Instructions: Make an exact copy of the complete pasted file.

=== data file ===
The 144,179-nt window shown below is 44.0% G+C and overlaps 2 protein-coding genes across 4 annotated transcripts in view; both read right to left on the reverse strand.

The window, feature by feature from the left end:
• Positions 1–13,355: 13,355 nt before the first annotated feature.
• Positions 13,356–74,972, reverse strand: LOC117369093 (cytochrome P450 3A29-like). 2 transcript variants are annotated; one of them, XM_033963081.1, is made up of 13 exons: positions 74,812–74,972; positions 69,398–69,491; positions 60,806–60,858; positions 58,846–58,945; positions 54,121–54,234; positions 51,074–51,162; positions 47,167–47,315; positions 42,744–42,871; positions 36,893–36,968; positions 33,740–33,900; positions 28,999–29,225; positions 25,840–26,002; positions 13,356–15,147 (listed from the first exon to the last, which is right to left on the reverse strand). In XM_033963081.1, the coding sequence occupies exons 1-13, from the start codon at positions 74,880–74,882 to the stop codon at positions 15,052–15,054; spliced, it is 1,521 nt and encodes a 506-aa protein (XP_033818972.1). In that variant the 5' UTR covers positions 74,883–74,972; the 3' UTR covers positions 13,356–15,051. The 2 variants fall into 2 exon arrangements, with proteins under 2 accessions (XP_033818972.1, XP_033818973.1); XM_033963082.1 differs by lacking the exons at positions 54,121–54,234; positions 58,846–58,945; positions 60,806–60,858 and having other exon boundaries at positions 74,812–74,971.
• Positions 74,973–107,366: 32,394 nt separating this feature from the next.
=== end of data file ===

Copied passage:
The 144,179-nt window shown below is 44.0% G+C and overlaps 2 protein-coding genes across 4 annotated transcripts in view; both read right to left on the reverse strand.

The window, feature by feature from the left end:
• Positions 1–13,355: 13,355 nt before the first annotated feature.
• Positions 13,356–74,972, reverse strand: LOC117369093 (cytochrome P450 3A29-like). 2 transcript variants are annotated; one of them, XM_033963081.1, is made up of 13 exons: positions 74,812–74,972; positions 69,398–69,491; positions 60,806–60,858; positions 58,846–58,945; positions 54,121–54,234; positions 51,074–51,162; positions 47,167–47,315; positions 42,744–42,871; positions 36,893–36,968; positions 33,740–33,900; positions 28,999–29,225; positions 25,840–26,002; positions 13,356–15,147 (listed from the first exon to the last, which is right to left on the reverse strand). In XM_033963081.1, the coding sequence occupies exons 1-13, from the start codon at positions 74,880–74,882 to the stop codon at positions 15,052–15,054; spliced, it is 1,521 nt and encodes a 506-aa protein (XP_033818972.1). In that variant the 5' UTR covers positions 74,883–74,972; the 3' UTR covers positions 13,356–15,051. The 2 variants fall into 2 exon arrangements, with proteins under 2 accessions (XP_033818972.1, XP_033818973.1); XM_033963082.1 differs by lacking the exons at positions 54,121–54,234; positions 58,846–58,945; positions 60,806–60,858 and having other exon boundaries at positions 74,812–74,971.
• Positions 74,973–107,366: 32,394 nt separating this feature from the next.